Tennis Techniques: Improve your Backhand
Tennis players have to train every aspect of their game in order to improve their performance and results. That means they have to ensure better control with every hit. In addition, they need to move fast and get to where they need to be, alongside reading the game well. In today’s post, we want to focus on the first aspect; more specifically, we want to go over how to improve your backhand.
With a few months of practice, a beginner in tennis can learn how to hit a forehand. But backhand often requires more time to learn, regardless of the kind of grip.
Backhands can even be the weak-point of more advanced players as well. Every tennis player has a weakness and more often than not, it’s the side opposite to the hand they normally use.
Exercises for improving backhands
You can turn to various exercises to strengthen this weakness as well as following some of our tips. But the best remedy is to follow the guidance of a trainer or coach, who can quickly spot the areas you need to improve upon.
If you don’t have a coach, any tennis buddy can help you practice backhand. Or, if you’re going to practice by yourself, look for a wall to practice against.
1. Review your technique
If you want to improve your backhand, first check to see if you’re following through the right movements. First, you should use a continental or eastern grip. The side of the strings that’ll receive the ball should be slightly facing downwards.
Next, mind your stance. If you’re facing the net, you’ll hit the ball on a slant. Set your shoulders as a marker and always make sure your playing hand points to the net.
Move your feet according to the situation. For the most part, your feet should follow the same movements as your hits. But make sure you don’t cross your outward leg over too much as it could prevent you from keeping your balance after hitting the ball.
2. Repetition, a key for improvement
Though it seems basic and obvious, there’s nothing better than hitting balls that come at different speeds for mastering a technique. You can practice hitting balls with a friend (position yourselves diagonally from each other) or by yourself against a wall.
First, aim to hit the ball smoothly over the net. When you feel comfortable with your shots, move on to a more aggressive shot, which will allow your partner to practice slices. After, switch roles.
3. The backhand exercise
Many tennis players opt for a one-handed backhand. While it’s harder to master, it allows players to make a powerful shot. But how can you improve it?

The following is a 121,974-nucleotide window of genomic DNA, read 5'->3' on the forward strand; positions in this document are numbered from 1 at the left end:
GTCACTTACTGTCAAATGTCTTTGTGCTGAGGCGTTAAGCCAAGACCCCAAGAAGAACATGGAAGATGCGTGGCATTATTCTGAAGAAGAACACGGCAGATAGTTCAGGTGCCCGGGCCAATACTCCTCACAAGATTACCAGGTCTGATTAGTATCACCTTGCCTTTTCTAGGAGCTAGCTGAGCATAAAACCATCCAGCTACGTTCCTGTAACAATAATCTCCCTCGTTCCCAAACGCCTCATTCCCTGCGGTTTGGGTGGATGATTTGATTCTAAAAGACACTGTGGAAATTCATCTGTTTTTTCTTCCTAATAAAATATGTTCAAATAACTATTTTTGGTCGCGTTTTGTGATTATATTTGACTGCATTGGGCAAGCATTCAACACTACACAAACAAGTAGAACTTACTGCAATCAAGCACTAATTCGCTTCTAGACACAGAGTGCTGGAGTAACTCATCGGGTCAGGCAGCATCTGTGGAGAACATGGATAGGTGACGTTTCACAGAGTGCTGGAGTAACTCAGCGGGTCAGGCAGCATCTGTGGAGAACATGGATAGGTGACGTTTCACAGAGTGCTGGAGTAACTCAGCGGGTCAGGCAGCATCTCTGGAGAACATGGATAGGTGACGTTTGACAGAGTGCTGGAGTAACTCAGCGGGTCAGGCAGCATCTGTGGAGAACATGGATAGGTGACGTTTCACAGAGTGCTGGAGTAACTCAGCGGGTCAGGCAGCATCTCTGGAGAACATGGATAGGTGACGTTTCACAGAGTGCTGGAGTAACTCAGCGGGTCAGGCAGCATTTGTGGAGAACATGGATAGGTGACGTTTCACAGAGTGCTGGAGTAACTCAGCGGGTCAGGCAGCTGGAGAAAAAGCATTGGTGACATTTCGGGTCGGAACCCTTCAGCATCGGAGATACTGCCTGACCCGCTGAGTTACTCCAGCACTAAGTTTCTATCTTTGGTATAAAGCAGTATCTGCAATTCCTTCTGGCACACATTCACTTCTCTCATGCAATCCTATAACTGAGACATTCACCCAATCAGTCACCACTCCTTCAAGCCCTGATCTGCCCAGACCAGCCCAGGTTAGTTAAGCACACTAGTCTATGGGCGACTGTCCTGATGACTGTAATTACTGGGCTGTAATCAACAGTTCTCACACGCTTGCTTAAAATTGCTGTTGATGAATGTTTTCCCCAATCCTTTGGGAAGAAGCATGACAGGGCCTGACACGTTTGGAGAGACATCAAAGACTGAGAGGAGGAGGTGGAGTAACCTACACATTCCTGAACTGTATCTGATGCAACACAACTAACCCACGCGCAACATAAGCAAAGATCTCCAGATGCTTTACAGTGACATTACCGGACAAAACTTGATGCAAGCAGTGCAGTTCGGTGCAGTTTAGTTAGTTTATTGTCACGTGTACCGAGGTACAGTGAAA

Slow and steady wins the race. First, memorize the shot and its form. Your feet should stay in the same position but your racket shouldn’t start below your waist, as it would for a two-handed backhand. Instead, place it at the height of your head and your racket should be facing towards the side of the court. Meanwhile, keep your elbow down.
The movement for a one-handed backhand goes down first (towards the hips) and lifts up; just as with a forehand, finish upwards to seal the shot.
Practice it slowly at first without a ball. After, repeat the movement with a ball on a wall. When you get the hang of it, give it a try on the courts.
4. Adding speed to your backhand
You can give your backhand a stronger impact. When you add speed to your backhand, it’ll move on from being a mere defensive shot that continues the game, to a powerful weapon to outsmart your opponent.
It’s all about your backswing: the movement of rotating your waist inwards to push your shoulders outwards. This movement will generate distance between the racket and the point of contact, translating into a stronger impact.
We want to note that when you rotate your waist, your opposite hand should be close to your playing hand on the grip. If not, your elbow can hinder the movement.
So how can you practice this swing? Get a better view of what’s going on by standing in front of a mirror and moving through all of the steps. After, practice with a ball on a wall and finally, move on to the courts.
To wrap up our post, we’ve got an important tip for those without a coach: use your phone to film yourself making the swing and after, analyze your movements. It’s the best way to know if you’re doing everything correctly, as well as seeing if there’s anything you can improve on!
All cited sources were thoroughly reviewed by our team to ensure their quality, reliability, currency, and validity. The bibliography of this article was considered reliable and of academic or scientific accuracy.
- Russell, Alejo. Desarrollo y técnica. Tácticas de tenis. Federación Dominicana de Tenis. http://www.fedotenis.org/media/16913/t%C3%A1cticas%20de%20tenis.pdf
- Russell, Alejo. Manual de tenis – Nivel 1 Instructor. https://torchpadeltenisadministracion.files.wordpress.com/2008/06/manual-de-tenis.pdf